United States: New Tech Start-Ups Formed In 2011 Should Consider LLC Format, At Least Initially

Last Updated: June 16 2011
Article by Peter J. Elias

It is often said that any new start-up business that is planning on raising equity investments from the private equity/venture capital (PE/VC) world generally needs to organize themselves as a corporation, rather than as a limited liability company (LLC). Although the merits of this statement are debatable, the most oft-cited reason for the statement is that LLCs are generally taxed as partnerships. Many PE/VC investment funds are backed by tax-exempt investors consisting of pension plans, endowments, or similar entities, many of which can have adverse income tax consequences by making an investment in an operating business that is taxed as a partnership. Although there generally are various legal structures available that can mitigate such consequences, the desire for simplicity sometimes mandates that the operating business be organized as a corporation from the outset.

Recent developments in the tax law might give entrepreneurs reason to re-think these assumptions.

The Small Business Jobs Credit Act of 2010 was signed into law on September 27, 2010, followed by the Tax Relief, Unemployment Insurance Reauthorization, and Job Creation Act of 2010, which was signed into law on December 17, 2010. These new laws contained several provisions that were designed to incentivize and stimulate business activities, including some tax law changes. One of the more important tax law changes included in these packages were amendments to Section 1202 of the Internal Revenue Code (Code). These amendments were intended to apply a complete federal income tax exemption (i.e. a zero-percent federal tax rate) for gains recognized by non-corporate investors on the sale of qualified small business stock (QSBS) that is held for more than five years, but only if (among other requirements) the QSBS is purchased after September 27, 2010 and before January 1, 2012.1 In other words, this is a limited time offer that is clearly designed to encourage new investments in QSBS during the final calendar quarter of 2010 and during calendar year 2011.2

But, the amount of gain that qualifies for this zero-percent federal income tax rate is subject to a cap. Assuming that a stock investment meets all of the applicable requirements under Section 1202 of the Code, the aggregate amount of gain for any taxpayer with respect to an investment in any single issuer that may qualify for these benefits is generally limited to an amount equal to the greater of $10 million or 10 times the taxpayer's adjusted tax basis in the QSBS.3 For a taxpayer who invests cash in the QSBS, the tax basis would generally be equal to the cash purchase price. However, a special rule is provided for cases where a taxpayer instead purchases the QSBS for in-kind property (i.e., other than cash). In such cases, the taxpayer's basis in the QSBS, solely for purposes of these Section 1202 rules, is deemed to be the fair market value of the property transferred for such QSBS. This special rule is key to understanding how Section 1202 may apply to LLC operating businesses.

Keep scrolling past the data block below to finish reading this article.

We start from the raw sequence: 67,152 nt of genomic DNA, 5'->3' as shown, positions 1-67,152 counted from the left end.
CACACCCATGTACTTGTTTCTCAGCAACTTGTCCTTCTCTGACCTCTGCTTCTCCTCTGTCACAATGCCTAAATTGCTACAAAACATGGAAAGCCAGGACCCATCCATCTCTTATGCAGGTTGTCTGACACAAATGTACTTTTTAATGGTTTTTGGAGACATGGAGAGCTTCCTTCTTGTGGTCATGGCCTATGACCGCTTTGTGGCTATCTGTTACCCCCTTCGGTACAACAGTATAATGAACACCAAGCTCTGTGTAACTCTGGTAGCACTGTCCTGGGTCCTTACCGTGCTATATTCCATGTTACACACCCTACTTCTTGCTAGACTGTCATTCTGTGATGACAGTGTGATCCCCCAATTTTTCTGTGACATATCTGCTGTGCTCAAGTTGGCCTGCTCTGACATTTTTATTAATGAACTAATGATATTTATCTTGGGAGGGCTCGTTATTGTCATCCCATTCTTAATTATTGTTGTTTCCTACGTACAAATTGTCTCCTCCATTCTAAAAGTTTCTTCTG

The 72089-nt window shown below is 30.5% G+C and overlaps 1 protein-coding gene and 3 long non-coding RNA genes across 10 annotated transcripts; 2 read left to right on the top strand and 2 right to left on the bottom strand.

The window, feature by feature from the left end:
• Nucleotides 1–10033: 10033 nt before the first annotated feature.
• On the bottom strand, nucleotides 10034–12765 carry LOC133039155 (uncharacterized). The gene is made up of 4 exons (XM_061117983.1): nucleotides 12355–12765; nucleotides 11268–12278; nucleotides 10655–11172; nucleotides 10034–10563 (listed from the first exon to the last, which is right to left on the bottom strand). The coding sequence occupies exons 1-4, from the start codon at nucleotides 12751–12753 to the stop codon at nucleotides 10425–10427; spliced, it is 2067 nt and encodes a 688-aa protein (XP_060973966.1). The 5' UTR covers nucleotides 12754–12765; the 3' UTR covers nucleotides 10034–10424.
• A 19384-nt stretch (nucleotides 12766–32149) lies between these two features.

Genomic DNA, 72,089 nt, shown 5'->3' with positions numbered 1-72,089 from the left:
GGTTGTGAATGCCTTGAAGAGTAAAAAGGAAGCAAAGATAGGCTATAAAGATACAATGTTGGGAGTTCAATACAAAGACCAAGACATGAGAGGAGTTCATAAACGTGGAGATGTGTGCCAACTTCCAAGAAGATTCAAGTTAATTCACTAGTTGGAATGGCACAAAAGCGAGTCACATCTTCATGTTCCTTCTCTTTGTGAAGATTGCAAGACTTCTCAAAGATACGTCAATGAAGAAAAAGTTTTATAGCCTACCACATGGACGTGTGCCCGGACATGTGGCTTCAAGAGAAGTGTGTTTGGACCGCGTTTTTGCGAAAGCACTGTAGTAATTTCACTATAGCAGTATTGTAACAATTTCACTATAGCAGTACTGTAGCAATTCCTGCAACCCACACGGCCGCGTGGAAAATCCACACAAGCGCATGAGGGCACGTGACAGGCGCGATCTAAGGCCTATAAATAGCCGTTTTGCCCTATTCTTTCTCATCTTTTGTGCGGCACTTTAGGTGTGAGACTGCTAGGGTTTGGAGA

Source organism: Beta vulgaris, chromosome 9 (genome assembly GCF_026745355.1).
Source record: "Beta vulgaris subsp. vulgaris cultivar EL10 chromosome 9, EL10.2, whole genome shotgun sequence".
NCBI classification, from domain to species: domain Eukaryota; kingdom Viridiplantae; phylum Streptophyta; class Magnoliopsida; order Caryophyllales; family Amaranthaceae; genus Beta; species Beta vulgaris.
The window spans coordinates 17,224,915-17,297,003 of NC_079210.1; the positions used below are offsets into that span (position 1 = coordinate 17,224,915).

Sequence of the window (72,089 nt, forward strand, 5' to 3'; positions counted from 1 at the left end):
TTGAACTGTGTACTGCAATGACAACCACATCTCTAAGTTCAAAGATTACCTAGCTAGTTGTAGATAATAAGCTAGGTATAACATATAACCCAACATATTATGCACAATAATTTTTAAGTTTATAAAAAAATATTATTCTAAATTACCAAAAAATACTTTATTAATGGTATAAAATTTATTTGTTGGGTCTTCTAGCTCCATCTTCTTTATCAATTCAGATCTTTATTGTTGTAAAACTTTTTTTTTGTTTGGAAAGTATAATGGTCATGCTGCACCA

For example, assume that an entrepreneur organizes a new business venture on July 1, 2011 as a corporation. The entrepreneur initially funds the venture with $20,000 of his own money and is initially the owner of all of the corporation's outstanding stock. Assuming that the stock meets all the other applicable requirements for QSBS5, the entrepreneur can qualify for a zero-percent federal income tax rate on a subsequent sale of his stock, presuming he holds it for more than five years. However, the amount of gain that qualifies for this zero-percent rate is subject to cap equal to the greater of $10 million or 10 times his original basis of $20,000. Thus, the maximum amount of gain eligible for the zero-percent tax rate in this example would be $10 million.